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There are three toilets here but they are getting very filthy. They are not working very well now. The toilets are a long walk away. At night the field is very dark and the toilets are poorly lit. The army is distributing bottles of water but this is our only means of getting safe water. We are all having stomach aches and diarrhea.
Bhagwati Khadra (left),
40, with her daughter Tada, Kathmandu, Nepal
Water and sanitation infrastructure has been severely damaged by the earthquake, leaving many people without clean water and nowhere safe to go to the toilet. In these conditions, there is high risk of an outbreak of waterborne diseases such as cholera, typhoid and diarrhea that could lead to a second humanitarian crisis in the affected regions.
Over the weekend, WaterAid worked with long-time partner organizations to deliver water purification tablets to 4,565 people that will last for the next 10 days. Included in this number were 1,300 children whose families were given water purification supplies as part of a Ministry of Health emergency vaccination program.
WaterAid expects to reach thousands more in coming days as further supplies are received, including emergency community water filters, water purification tablets, hygiene kits containing buckets, soap, cloths and sanitary napkins. Additional work is underway to install emergency sanitation measures such as pit latrines and trenches.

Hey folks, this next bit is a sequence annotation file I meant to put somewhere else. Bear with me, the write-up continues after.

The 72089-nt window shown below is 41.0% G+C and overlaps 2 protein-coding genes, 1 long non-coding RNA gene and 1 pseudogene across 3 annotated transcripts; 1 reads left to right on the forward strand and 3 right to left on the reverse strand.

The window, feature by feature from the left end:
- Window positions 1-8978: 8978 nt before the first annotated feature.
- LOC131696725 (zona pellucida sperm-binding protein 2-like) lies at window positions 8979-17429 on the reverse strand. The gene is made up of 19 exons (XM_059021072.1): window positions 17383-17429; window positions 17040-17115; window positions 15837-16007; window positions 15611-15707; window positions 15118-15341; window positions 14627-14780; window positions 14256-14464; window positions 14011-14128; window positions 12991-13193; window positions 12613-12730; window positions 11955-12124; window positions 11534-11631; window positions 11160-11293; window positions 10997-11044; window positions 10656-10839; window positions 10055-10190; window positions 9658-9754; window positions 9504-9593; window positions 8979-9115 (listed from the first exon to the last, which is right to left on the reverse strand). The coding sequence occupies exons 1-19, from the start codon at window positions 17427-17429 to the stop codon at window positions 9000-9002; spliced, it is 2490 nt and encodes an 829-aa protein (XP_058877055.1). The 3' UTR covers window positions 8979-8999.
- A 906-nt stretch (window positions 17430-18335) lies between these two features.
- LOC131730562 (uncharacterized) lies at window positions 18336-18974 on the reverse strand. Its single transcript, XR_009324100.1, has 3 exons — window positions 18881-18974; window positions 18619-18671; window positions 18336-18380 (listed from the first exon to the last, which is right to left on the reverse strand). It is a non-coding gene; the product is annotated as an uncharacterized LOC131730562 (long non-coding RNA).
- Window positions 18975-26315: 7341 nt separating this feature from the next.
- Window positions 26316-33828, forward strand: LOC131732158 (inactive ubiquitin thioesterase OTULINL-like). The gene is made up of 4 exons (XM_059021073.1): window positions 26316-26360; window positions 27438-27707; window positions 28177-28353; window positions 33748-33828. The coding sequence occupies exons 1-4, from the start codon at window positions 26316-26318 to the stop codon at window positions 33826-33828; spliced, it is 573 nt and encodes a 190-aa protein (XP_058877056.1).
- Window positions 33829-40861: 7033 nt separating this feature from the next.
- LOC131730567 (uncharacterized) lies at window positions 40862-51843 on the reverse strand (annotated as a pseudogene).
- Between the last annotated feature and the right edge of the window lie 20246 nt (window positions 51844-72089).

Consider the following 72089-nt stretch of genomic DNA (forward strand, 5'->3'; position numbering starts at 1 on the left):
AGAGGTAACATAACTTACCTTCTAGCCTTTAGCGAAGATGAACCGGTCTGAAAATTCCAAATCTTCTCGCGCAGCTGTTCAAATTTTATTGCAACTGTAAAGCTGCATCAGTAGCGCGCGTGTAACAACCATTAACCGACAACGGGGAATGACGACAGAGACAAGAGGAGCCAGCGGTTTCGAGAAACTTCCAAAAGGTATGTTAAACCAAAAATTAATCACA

Bhaktapur camp, 13 kilometers east of Kathmandu, Nepal. Photo: WaterAid Nepal
Broadcasting hygiene messages
WaterAid Nepal has also launched a series of radio broadcasts that urge survivors to take extra precautions with water, personal hygiene and in toilet use to help prevent the spread of cholera, typhoid and other waterborne diseases. The messages, carried by national radio, urge listeners to boil milk and water before drinking, wash hands with soap frequently and properly dispose of human waste.
“We are and remain an organization that is focused on development work, but the scale of need following the earthquake is such in Nepal that we and our partners feel compelled to act. We know that we must act now to try and avoid a second disaster in the form of an outbreak of disease such as cholera,” said Tom Palakudiyil, WaterAid’s Head of Region for South Asia.
“WaterAid has a long history of working in the affected areas. Through our partners, we have an established network through which we can help provide emergency water and sanitation.”
Helping Nepal rebuild
Recently ranked by GuideStar’s Philanthropedia as the number one international non-profit working in the water and sanitation sector, WaterAid has been active in Nepal since 1987. An estimated 60,000 people have been affected in the communities where WaterAid works, including Gorkha district, the epicenter of the earthquake. More than 7,500 people are now known to have died, with the UN estimating more than 8 million people have been affected.
“We must not underestimate the huge challenges ahead. Many of the affected areas are remote and had very little infrastructure before [the earthquake]. Much of what infrastructure there is will have been destroyed. Getting to the affected districts will be challenging, as will bringing in the equipment needed to rebuild,” commented Palakudiyil.
“But WaterAid is here for the long term and committed to helping help rebuild Nepal, better and stronger than before.”